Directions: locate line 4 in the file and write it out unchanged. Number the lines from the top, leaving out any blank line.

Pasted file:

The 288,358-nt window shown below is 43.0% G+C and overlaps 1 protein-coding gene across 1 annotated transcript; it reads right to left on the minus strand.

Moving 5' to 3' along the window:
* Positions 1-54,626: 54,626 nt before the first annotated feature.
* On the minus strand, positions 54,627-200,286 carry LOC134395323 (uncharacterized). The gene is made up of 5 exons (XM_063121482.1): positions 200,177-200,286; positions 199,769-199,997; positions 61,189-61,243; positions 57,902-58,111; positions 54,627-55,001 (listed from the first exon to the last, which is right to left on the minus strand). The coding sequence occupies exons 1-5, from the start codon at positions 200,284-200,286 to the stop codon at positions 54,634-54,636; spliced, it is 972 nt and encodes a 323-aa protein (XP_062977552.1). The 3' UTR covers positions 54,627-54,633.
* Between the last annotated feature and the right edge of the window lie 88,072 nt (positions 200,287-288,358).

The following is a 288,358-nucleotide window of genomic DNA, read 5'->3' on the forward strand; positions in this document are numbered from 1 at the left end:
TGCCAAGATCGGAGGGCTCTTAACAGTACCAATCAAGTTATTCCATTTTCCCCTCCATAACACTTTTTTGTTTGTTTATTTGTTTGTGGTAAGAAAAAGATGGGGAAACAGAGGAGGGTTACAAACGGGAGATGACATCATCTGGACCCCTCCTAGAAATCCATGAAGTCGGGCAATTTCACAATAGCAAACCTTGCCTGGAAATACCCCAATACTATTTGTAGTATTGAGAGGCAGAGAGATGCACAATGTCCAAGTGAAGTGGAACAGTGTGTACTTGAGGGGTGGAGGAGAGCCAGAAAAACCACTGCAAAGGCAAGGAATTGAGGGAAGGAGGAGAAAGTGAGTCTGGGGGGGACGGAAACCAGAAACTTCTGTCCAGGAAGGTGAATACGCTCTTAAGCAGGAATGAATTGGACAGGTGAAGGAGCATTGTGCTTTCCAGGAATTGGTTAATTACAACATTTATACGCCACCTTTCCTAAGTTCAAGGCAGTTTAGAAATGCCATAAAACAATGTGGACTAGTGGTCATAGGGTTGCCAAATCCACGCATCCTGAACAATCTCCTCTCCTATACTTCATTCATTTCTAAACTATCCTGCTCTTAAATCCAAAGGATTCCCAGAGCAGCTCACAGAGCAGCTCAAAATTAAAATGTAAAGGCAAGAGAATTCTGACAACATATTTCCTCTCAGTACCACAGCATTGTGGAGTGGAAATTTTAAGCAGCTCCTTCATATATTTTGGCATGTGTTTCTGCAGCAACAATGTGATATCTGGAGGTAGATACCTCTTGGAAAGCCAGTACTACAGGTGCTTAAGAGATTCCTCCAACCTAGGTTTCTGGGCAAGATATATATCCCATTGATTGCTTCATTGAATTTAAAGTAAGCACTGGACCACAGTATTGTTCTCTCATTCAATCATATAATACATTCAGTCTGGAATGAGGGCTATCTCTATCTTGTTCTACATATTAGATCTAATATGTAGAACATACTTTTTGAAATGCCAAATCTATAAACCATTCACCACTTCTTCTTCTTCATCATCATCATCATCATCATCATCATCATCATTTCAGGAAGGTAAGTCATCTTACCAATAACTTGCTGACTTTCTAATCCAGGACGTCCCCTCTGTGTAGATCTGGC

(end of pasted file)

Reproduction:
* On the minus strand, positions 54,627-200,286 carry LOC134395323 (uncharacterized). The gene is made up of 5 exons (XM_063121482.1): positions 200,177-200,286; positions 199,769-199,997; positions 61,189-61,243; positions 57,902-58,111; positions 54,627-55,001 (listed from the first exon to the last, which is right to left on the minus strand). The coding sequence occupies exons 1-5, from the start codon at positions 200,284-200,286 to the stop codon at positions 54,634-54,636; spliced, it is 972 nt and encodes a 323-aa protein (XP_062977552.1). The 3' UTR covers positions 54,627-54,633.